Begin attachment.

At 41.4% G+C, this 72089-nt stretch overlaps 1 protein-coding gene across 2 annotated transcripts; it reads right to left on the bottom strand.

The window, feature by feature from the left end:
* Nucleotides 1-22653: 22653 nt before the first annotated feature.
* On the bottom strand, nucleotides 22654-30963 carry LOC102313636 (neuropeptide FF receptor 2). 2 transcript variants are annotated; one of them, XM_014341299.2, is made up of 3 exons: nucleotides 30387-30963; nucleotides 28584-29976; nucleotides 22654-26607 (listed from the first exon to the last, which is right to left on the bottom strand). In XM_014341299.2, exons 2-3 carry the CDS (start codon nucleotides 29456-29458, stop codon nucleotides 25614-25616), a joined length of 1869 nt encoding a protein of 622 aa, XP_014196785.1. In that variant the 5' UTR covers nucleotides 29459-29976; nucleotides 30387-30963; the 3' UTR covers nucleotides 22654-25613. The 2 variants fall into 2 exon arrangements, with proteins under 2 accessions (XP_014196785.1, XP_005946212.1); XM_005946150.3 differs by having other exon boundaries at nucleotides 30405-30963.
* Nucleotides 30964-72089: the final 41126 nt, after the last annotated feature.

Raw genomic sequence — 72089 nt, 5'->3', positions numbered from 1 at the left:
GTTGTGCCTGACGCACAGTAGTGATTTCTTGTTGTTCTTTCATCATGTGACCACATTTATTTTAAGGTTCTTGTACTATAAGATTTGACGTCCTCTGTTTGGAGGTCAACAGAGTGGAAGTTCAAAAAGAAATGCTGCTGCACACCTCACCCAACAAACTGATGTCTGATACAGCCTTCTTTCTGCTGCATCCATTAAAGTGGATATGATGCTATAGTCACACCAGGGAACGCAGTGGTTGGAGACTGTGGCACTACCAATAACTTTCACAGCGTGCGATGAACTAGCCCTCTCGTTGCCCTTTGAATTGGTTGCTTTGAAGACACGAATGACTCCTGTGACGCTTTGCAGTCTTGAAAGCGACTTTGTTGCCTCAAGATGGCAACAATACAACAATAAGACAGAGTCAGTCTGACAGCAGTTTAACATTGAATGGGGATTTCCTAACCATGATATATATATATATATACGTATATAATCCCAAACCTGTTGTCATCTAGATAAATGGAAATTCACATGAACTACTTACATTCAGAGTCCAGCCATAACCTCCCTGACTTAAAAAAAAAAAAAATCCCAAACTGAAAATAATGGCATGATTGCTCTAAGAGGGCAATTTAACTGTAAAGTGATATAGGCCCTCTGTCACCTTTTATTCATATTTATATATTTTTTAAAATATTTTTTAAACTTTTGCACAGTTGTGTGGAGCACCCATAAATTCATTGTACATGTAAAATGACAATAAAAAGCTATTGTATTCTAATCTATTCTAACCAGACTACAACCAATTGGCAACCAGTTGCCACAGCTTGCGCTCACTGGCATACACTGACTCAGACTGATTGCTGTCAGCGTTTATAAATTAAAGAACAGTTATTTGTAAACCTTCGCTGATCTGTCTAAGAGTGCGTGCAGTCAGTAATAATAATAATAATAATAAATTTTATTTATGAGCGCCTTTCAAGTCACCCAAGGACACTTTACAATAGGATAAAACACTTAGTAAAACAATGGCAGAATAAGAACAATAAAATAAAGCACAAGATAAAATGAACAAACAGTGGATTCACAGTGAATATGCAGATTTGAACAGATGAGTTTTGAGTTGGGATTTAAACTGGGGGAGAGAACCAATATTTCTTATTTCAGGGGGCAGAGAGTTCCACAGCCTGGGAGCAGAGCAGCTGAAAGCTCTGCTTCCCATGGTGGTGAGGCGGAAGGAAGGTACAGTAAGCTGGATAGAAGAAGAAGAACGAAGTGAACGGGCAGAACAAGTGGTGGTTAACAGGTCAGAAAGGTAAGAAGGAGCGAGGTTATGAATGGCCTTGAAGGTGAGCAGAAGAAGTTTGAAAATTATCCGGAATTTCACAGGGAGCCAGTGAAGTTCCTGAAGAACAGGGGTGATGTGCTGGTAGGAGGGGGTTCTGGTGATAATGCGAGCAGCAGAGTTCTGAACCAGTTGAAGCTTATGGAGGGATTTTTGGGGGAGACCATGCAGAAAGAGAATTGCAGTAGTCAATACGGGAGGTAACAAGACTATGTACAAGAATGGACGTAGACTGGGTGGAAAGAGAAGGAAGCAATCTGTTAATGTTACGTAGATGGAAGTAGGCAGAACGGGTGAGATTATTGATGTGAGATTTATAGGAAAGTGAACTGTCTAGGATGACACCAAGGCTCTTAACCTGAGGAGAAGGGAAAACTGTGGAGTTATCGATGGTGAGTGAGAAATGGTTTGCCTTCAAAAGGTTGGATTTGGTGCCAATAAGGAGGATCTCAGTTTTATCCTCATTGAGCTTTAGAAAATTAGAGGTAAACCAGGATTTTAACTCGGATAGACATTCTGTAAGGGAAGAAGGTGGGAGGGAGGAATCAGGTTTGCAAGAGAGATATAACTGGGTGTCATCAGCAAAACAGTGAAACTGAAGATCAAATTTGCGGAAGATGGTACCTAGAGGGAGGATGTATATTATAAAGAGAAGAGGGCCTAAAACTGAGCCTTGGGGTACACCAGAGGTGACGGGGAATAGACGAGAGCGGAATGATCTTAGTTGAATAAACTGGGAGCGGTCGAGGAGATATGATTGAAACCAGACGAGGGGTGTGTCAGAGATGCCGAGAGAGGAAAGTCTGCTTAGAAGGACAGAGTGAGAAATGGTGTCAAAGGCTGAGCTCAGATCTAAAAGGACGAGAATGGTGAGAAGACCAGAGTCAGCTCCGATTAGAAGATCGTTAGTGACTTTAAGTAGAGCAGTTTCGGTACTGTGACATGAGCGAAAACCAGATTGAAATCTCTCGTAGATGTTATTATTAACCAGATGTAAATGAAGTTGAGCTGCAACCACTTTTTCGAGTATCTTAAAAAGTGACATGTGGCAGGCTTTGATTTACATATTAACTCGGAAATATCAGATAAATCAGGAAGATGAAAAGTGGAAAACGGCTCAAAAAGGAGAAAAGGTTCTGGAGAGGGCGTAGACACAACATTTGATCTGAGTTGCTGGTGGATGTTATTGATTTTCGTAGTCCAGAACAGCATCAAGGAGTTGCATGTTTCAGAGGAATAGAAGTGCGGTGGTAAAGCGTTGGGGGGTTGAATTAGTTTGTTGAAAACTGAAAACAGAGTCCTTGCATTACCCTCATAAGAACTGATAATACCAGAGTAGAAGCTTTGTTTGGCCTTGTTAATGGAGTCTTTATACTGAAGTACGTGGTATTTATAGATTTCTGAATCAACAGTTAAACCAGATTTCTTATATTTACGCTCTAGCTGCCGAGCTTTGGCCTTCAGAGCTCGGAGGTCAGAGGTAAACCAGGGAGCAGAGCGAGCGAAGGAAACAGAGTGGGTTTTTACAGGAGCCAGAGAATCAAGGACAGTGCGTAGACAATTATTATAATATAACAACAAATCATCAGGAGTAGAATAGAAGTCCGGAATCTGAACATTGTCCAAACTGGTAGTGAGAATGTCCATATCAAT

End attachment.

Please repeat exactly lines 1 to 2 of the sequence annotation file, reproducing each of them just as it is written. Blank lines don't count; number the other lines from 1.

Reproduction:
At 41.4% G+C, this 72089-nt stretch overlaps 1 protein-coding gene across 2 annotated transcripts; it reads right to left on the bottom strand.

The window, feature by feature from the left end: